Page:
Who is responsible for design?



Design responsibility in a building contract will rest with either the principal or the contractor.

In the traditional form of building
contract, the principal will engage a professional designer (ie an architect or engineer) to carry out the design work specified in the building contract. The principal will enter into a contract with the designer separate from the building contract. The principal retains the ultimate responsibility for design under the building contract. The contractor's responsibility is limited to constructing the completed design.

Alternatively, the
design may be performed by the contractor as part of its ordinary functions as contractor or under its contractual obligations under a design and construct contract.

A
design and construct contract is a modified version of the traditional contracting model. In this form of contract the contractor assumes responsibility for the design/ design documentation and construction of a project.

In
design and construct contracts, the scope is defined by a design brief (sometimes called the 'principal's project requirements') which sets out only the broad parameters of the principal’s requirements. The contractor is free to work within the design brief to achieve the contractual objective.

In design and construct contracts, the
contractor will either procure and engage a professional designer in a separate contract, or assume responsibility for the professional designer (and their design work) initially engaged by the principal and subsequently novated over to them. Even if the contractor had nothing to do with the initial preparation of design but assumes responsibility for the design under the building contract, the contractor will be liable to the principal. This liability is absolute.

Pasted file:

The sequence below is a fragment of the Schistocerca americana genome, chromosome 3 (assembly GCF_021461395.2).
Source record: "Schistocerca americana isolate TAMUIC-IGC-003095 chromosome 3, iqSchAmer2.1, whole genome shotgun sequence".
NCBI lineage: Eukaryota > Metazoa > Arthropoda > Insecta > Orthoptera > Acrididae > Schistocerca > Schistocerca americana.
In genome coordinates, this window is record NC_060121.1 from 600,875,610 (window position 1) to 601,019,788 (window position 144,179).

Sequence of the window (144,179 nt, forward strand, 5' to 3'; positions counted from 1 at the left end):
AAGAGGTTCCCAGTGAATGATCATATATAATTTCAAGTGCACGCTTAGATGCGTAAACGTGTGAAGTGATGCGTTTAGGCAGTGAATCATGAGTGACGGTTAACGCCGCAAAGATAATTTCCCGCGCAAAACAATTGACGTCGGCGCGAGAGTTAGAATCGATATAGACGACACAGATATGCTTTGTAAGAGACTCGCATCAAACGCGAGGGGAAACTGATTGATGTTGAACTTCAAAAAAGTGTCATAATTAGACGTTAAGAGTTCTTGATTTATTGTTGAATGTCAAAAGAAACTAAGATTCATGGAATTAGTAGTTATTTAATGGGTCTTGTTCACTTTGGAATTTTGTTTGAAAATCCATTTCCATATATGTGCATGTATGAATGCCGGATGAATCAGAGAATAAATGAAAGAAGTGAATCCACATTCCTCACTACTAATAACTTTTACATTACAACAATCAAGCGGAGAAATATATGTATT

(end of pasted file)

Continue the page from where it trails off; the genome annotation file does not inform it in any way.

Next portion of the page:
The standard format
design and construct contracts (eg AS4300, AS4902) are commonly amended by the principal to allocate most, if not all, of the contractual and design risk to the contractor. These amendments are normally made by the principal prior to the contractor sighting the document. The increased apportionment of risk to the contractor will usually be reflected in the tendered contract price.

By contrast, the standard of obligation owed by the designer to either the
principal or the contractor is only to exercise reasonable skill and care when carrying out the design functions. Standard conditions of engagement in the design contracts will often attempt to limit the designer's liability both in respect of quantum and duration.

To protect themselves against liability incurred for errors in the design, either the principal or contractor will expect the design professional to take out
professional indemnity (PI) insurance prior to commencing the works, and to maintain this insurance for a specified period following completion of the works. PI insurance will protect a party against a claim made for loss or damage occasioned by a failure of the designer to exercise reasonable care.

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